This post by A. M. Dassu originally appeared on SLJ Teen Librarian Toolbox. Fight Back is available now wherever books are sold!Continue reading
Tag Archives: racism
Interview: Glenda Armand on Shakespeare, Diversity, and Following Your Dreams
Out last fall from LEE & LOW BOOKS, Ira’s Shakespeare Dream is a picture book biography that tells the story of Ira Aldridge, an African-American actor who defied convention and prejudice to become one of the most celebrated Shakespearean performers of his century. While much has changed since Ira’s time, the conversation around diversity at the Oscars reminds us that actors of color still struggle to find ample opportunities to practice their art.
We interviewed author Glenda Armand about why she chose to write a book on Ira Aldridge and how far we’ve come when it comes to diversity in the arts. Continue reading
Protesting Injustice Then and Now
In August we wrote to you about the death of Michael Brown in Ferguson, Missouri. Our publisher said then that the matter of representation was urgent; now, four months later, we see that urgency for what it is: a matter of life or death. Michael Brown’s name now sits alongside new names like Eric Garner, Tamir Rice, and Akai Gurley. How many more names will need to be added before things change?
Thoughts on Ferguson and Recommended Resources
The following is a note from our Publisher, Jason Low, published in this month’s e-newsletter:
It’s been a hard few weeks for those of us following the news out of Ferguson, Missouri. While the exact details of Michael Brown’s death remain unknown, we can already see how this latest incident fits into a larger narrative in this country in which people of color are routinely discriminated against and subject to violence based on the color of their skin. Healing and change cannot begin until we as a country acknowledge the role racism plays not just in events like Michael Brown’s death, but in the everyday lived experiences of the 37% of America that is not white.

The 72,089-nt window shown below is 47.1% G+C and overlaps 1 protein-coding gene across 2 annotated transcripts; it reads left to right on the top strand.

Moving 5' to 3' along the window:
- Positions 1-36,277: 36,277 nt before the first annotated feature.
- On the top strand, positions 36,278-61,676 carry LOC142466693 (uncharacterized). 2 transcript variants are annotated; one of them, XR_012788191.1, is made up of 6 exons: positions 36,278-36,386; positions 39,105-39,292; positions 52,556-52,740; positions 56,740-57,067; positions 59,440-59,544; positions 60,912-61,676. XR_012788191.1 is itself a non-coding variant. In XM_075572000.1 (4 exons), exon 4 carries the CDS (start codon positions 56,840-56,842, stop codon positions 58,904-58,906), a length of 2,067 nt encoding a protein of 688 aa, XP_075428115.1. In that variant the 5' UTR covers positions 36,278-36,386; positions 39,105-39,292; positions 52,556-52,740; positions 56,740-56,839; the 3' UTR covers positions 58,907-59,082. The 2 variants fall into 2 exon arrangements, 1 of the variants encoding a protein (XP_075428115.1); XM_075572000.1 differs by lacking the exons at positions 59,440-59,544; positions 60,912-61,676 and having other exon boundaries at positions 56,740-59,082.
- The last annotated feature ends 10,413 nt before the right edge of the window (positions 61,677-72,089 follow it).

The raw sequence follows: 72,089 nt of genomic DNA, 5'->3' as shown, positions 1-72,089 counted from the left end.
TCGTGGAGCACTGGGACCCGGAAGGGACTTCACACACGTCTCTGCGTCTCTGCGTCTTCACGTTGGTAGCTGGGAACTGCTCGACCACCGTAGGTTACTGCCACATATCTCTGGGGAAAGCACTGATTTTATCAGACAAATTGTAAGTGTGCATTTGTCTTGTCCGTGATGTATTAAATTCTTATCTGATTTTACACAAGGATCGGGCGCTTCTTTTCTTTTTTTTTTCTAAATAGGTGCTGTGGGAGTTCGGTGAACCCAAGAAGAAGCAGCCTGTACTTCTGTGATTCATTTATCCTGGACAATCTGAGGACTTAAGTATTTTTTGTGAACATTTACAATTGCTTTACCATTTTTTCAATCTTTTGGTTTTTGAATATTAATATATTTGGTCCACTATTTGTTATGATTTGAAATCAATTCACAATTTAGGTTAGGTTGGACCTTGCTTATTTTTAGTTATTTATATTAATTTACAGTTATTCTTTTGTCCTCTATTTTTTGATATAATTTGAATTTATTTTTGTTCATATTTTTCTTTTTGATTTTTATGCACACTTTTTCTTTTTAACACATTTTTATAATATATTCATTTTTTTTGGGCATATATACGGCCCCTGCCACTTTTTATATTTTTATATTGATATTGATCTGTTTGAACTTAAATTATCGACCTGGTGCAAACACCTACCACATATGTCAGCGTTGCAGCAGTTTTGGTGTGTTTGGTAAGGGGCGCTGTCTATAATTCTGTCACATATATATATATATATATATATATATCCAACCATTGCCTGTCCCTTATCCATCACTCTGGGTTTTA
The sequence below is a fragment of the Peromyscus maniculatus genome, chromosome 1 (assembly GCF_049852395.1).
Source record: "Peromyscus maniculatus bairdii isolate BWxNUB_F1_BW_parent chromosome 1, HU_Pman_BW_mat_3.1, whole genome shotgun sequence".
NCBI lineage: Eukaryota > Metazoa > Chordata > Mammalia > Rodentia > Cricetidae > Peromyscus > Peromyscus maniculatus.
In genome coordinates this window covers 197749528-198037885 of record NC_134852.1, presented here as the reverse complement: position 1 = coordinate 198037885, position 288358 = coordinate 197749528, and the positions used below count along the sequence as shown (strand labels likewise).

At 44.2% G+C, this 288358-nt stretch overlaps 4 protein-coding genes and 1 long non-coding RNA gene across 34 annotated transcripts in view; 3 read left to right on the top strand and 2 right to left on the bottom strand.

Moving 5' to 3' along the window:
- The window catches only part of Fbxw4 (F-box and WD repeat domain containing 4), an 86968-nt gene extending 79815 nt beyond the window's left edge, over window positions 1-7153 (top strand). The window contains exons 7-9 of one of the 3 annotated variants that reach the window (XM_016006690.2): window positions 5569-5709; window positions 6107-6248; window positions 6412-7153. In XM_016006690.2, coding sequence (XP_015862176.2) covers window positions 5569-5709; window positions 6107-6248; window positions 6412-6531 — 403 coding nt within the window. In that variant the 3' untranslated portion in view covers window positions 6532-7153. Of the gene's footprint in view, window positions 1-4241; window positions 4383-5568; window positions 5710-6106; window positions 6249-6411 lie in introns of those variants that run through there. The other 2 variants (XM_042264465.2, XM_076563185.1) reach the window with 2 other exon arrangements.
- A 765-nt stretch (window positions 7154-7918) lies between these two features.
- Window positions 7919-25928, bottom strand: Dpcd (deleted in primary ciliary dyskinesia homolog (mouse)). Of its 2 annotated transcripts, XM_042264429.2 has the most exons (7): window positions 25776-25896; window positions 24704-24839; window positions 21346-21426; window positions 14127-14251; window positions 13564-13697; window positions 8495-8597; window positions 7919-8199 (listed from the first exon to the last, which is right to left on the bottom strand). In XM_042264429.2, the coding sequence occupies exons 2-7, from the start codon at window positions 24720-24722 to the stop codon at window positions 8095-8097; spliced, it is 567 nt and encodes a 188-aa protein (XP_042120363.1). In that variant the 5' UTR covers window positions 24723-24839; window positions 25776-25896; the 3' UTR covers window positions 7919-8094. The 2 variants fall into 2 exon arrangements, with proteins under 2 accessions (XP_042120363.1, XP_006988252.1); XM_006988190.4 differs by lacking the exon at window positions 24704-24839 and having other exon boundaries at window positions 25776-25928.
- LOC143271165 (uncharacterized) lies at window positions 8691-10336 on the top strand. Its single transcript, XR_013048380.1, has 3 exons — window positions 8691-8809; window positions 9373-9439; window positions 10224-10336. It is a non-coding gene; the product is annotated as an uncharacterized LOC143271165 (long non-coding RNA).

Why is Black Barbie Less Important? Talking To Kids About Race
Guest blogger Howey McAuley graduated with a BFA in Surface Design from East Carolina University. The best job she ever had was managing school book fairs for an independent bookstore. These days most of her artwork centers around crafts with her children. You can find her on Twitter at @23catsinaroom.
Several weeks ago my daughter Boogie (who just turned 5) had a Barbie doll eaten by one of our dogs. Normally this would lead to a meltdown of epic proportions. This time, however, she shrugged nonchalantly and said, “She’s just the Black one.” Keeping my voice calm (while internally freaking out) I asked her if that made the Barbie less important. She said yes. YES. What?
How to Deal with a Racist Remark
A couple of years ago I wrote a post about being called a racial slur in my hometown. The post generated a lively discussion. As a follow-up, we decided to put together a flow chart that illustrates possible courses of action a person might take when an unfortunate incident like this occurs. While choosing to turn and walk away is always an option, those on the receiving end of racism are fully aware that these incidents are upsetting, and sometimes it makes sense to stand up for yourself and others.
You will notice after viewing the flowchart that one of the scenarios suggests you unleash a comeback that is so brilliant it literally freezes the provoker in his or her tracks. We left this scenario up to your imagination, but we thought it might be productive (and fun) to post our best comebacks in the comments section below. That way we can all benefit from one another’s collective wisdom.
When Racism Comes Home
This past weekend some guy called me a gook. What was surprising is it happened right in my hometown. I have lived in my town for five years now and have never had any problems with racism. This came out of the blue and was totally unprovoked. I was on my way to pick up Indian takeout for my family’s dinner.
There were so many things out of the ordinary about this incident. The man who called me a gook was with his girlfriend and didn’t appear to be drunk. In the past, racist insults usually have come from groups of young men, late at night, after consuming 6+ beers each. It wasn’t late; it was around seven o’clock in the evening. And the part about the guy being with his girlfriend is significant because usually a person tries to conceal the less than desirable parts of his or her personality, like being racist, at least until after the third date.